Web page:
What does “far-right” mean? Is it defined purely by street violence, skinheads and Nazi salutes? Or can populist radical right political parties also be accurately described as being on the far-right of the political spectrum? Much of their political rhetoric is, after all, often strikingly similar to the “old far-right”, even if their methods may be different. Today they wear smart suits instead of jackboots.
In Germany, the Alternative for Deutschland (AfD) party’s rhetoric has been described as being “tinged with Nazi overtones”. Yet they were being described as “kingmakers” earlier this month after a shock state election result, following which Angela Merkel’s CDU accepted their support (causing the subsequent resignation of the CDU’s national party leader and public condemnation from Chancellor Merkel herself).
Far-right populism has reached the mainstream. According to some analysts, three of the largest democracies in the world (India, the US, and Brazil) now have far-right populist leaders. Radical right-wing populists have experience in government in several EU Member States, either alone or in coalition with other parties. Has the far-right changed politics?
What do our readers think? We had a comment from Imposant arguing that far-right parties are redefining Europe’s political landscape by forcing traditional parties to adopt far-right policies. Is he right?
To get a reaction, we spoke to German Green MEP Hannah Neumann. What would she say?
For another perspective, we also spoke to Patrick Fels, who works for the non-governmental organisation Mobile Counselling against Rightwing Extremism (MBR) at the National Socialism Documentation Centre of the City of Cologne. How would he respond to Imposant’s comment?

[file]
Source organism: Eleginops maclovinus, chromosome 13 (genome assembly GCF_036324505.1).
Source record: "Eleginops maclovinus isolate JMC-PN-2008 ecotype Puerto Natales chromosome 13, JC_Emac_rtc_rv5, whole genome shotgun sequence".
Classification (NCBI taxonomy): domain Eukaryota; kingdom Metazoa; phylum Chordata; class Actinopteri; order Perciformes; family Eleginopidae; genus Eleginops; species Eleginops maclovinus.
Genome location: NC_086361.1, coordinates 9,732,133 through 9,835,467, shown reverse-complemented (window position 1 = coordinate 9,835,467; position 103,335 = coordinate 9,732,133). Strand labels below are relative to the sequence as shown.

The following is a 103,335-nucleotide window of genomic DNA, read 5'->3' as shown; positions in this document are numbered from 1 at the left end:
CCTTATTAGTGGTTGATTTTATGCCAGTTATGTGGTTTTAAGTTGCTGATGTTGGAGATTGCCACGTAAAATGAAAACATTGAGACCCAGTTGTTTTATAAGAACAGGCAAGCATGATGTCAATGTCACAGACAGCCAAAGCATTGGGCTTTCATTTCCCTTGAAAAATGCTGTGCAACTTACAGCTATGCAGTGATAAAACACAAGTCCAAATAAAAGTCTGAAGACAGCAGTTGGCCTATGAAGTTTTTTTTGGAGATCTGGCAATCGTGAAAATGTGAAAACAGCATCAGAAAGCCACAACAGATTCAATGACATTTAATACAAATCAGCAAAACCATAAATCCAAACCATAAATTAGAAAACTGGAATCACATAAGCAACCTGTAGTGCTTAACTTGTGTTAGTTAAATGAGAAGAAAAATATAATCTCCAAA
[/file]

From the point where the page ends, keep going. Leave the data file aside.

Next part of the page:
I don’t think we can make such a broad generalisation. It’s certainly true that far-right parties are influencing the public debate and shifting what is acceptable to say further and further. In certain countries, where these parties are already in office, we can indeed say that they influence politics. Of course, if they are in government, then they are determining policies. But in other countries, where they are in opposition or don’t play such a big role, it might look different. One would have to look more closely at individual countries to give a precise answer. I find the statement a bit too general.
Next up, we had a comment sent in from Giannis, who thinks mainstream politics is also changing the far-right. After all, Giannis argues, far-right parties have been part of coalition governments in many EU countries for years now. Might the danger from the far-right be reduced by their transformation into serious political parties, forcing them to confront the challenges and compromises of government?
We also put the same comment to Patrick Fels from the counter-extremism organisation MBR. What would he say?
Giannis is also asking a very general question. Here, it would again be necessary to examine individual political parties and politicians. Needless to say, there are many ‘disappointed conservatives’ who turn to the far-right, whose earlier convictions might potentially influence the far-right. Then you might say: ‘Ok, then maybe the far-right will become more moderate’, but it’s also possible for them abandon all their earlier beliefs and turn instead to the far-right. Interactions between the [far-right and centre-right] can certainly go both ways. But, again, I would say it would be necessary to specify a particular country, party or politician.
Are far-right parties redefining Europe’s political landscape? Or are the far-right being forced to adapt to traditional politics? Let us know your thoughts and comments in the form below and we’ll take them to policymakers and experts for their reactions!